When it comes to low waste living, no category of your life is as wasteful as groceries. Unlike other categories, groceries have to be bought every month in order for you to live, since food and drink are necessities in life. Changing your buying habits when it comes to food is perhaps one of the hardest behavioral changes a person can make, and rightfully so. The amount of mainstream foods and drinks packaged in plastic are numerous, while the ones packaged sustainably are few and far between. This causes many people to become discouraged all together from pursuing a lower waste lifestyle, because at times it seems as though there is no possible way to shop sustainably and ethically at the grocery store.
As I’ve said before, my favorite quote about living sustainably goes like this: We don’t need a handful of people doing zero waste perfectly. We need millions of people doing it imperfectly. So it is okay if you are unable to get everything in sustainable packaging, what matters is you trying to limit the plastic you bring into your home. With that being said, here are some of my tips and tricks to shop for groceries low waste.
Tip #1: Glass and Aluminum Packaging
Glass and aluminum are great alternatives to plastic packaging because they are two resources that can be recycled over and over indefinitely and still retain their same molecular structures. A lot of foods come in jars and cans if you know where to look for them. One thing that I will point out however, is that sometimes you need to double check if the jar you just picked up is indeed glass. For some reason, a lot of companies that used to package in glass jars have taken a step backwards and are now packaging them in thicker plastic jars. Snapple is one brand that comes to mind when I talk about this, and it’s important to check since there is nothing worse than believing that you purchased a glass product and finding out that it was actually plastic all along.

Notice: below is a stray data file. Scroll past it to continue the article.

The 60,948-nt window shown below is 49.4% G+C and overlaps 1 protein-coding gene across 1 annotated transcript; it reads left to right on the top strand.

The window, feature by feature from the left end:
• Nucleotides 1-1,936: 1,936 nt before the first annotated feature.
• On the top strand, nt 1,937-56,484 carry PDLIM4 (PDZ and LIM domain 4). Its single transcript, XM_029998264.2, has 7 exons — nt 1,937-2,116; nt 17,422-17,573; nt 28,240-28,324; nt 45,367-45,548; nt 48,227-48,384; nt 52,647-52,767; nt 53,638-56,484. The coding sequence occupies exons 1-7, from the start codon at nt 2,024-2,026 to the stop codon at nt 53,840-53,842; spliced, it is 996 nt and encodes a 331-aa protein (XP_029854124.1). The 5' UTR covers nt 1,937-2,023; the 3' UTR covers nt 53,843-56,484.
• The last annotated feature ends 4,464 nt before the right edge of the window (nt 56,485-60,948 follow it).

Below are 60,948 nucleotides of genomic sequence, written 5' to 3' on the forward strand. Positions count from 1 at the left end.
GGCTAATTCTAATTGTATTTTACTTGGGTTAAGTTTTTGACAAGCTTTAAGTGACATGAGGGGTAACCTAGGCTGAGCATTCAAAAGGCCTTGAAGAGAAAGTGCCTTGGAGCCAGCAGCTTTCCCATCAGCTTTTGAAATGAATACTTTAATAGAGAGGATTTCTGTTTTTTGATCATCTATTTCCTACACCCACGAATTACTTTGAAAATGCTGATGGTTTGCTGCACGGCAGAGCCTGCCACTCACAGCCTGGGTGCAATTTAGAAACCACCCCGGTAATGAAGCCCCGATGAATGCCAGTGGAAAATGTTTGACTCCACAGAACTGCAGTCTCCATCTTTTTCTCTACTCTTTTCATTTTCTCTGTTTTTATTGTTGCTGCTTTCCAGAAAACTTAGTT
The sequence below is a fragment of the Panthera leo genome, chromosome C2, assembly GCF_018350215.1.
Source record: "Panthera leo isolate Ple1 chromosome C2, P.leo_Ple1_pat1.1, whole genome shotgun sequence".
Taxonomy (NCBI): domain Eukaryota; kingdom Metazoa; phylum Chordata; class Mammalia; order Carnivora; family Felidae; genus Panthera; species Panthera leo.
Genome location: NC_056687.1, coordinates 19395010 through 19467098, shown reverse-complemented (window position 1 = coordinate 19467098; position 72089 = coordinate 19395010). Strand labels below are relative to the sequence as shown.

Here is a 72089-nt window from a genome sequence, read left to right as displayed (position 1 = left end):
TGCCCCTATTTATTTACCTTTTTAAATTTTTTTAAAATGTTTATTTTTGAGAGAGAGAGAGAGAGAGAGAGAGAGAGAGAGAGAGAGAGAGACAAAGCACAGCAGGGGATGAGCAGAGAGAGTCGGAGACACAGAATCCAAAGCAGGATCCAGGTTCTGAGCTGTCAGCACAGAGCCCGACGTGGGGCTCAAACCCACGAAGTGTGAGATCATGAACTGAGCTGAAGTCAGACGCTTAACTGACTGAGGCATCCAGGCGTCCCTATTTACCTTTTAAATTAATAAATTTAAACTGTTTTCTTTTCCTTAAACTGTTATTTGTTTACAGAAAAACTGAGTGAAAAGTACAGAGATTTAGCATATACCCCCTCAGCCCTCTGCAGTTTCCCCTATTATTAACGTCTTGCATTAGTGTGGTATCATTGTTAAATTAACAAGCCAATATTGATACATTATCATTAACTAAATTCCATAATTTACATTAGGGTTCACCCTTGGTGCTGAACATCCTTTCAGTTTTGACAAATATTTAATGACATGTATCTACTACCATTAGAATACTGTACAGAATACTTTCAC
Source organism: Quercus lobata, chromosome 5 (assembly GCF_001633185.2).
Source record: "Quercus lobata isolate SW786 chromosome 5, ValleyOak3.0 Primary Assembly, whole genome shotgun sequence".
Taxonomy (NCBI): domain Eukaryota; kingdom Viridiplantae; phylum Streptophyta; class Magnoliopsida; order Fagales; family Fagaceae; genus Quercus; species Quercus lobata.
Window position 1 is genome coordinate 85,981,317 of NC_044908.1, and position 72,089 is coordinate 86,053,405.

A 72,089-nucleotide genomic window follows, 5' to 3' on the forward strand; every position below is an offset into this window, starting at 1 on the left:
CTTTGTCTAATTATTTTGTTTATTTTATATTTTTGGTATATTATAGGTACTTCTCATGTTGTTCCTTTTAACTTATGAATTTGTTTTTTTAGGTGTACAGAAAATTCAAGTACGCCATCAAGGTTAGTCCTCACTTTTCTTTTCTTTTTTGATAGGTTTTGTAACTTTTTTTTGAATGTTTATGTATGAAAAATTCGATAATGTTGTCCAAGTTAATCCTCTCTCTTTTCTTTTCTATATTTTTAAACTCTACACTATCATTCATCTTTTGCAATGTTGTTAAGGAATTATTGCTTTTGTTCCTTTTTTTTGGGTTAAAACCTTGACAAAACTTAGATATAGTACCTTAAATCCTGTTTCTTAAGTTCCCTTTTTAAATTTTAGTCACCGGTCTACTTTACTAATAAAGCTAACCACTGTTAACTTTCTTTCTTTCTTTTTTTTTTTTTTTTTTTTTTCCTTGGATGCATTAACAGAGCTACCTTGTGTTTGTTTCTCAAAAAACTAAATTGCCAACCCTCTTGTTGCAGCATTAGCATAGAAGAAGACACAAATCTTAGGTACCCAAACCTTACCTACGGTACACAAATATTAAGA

Tip #2: Shop numerous stores and chains
This tip may not be feasible for everyone considering your situation, but it you are able to look for products at multiple stores, then I implore that you do. Different stores carry different products, so you may be able to find a lower waste option at another store that you may not typically shop at. Something I have noticed is that typically lower budget grocery stores actually tend to have more glass and aluminum packaged goods than say a Walmart.
Tip #3: The Shake Test
The shake test is exactly what it sounds like and is reserved for cardboard packaged goods. Most things in cardboard packages have the actual food product also packaged in plastic inside, but there are some that do not. In order to find out, you can shake the box and try to listen for the crinkling of plastic inside the box. For some things, this is easier than others.
Tip #4: Try New Brands
Humans are creatures of habit, and when we find something that we like, we tend to stick with it. However, if your current brand is more wasteful than its competitor, then perhaps it is time to switch over to the other side?
Tip #5: Sometimes Less Wasteful is Better than Nothing
Like I said in the beginning, food is a necessity, and going without when it comes to groceries is not something that I really recommend. So if all else fails and you can’t find something that is perfectly zero waste, then it is perfectly okay for you to just buy the less wasteful product instead of nothing. Maybe one brand is packaged in plastic, but it can be recycled. Maybe the value size gives you more product for less plastic than the normal size. It is all up to what you are comfortable with and also what your budget allows.
Tip #6: Perfection is an Illusion
This is one thing that I am still struggling with myself. I love to be a perfectionist and have all
my ducks in a row, but there are some battles on this journey that I cannot pull out a total victory on. Unless you have access to a zero waste or bulk grocery store with no packaging, then there is no real way that you can be the perfect zero waste shopper.
It’s really important to remember that you are a human, you are alive, and therefore, you are going to create waste in your life and that is okay. We aren’t trying to become robots, we are just trying to minimize our impact in a hyper-consumerist society that buys first and asks questions later.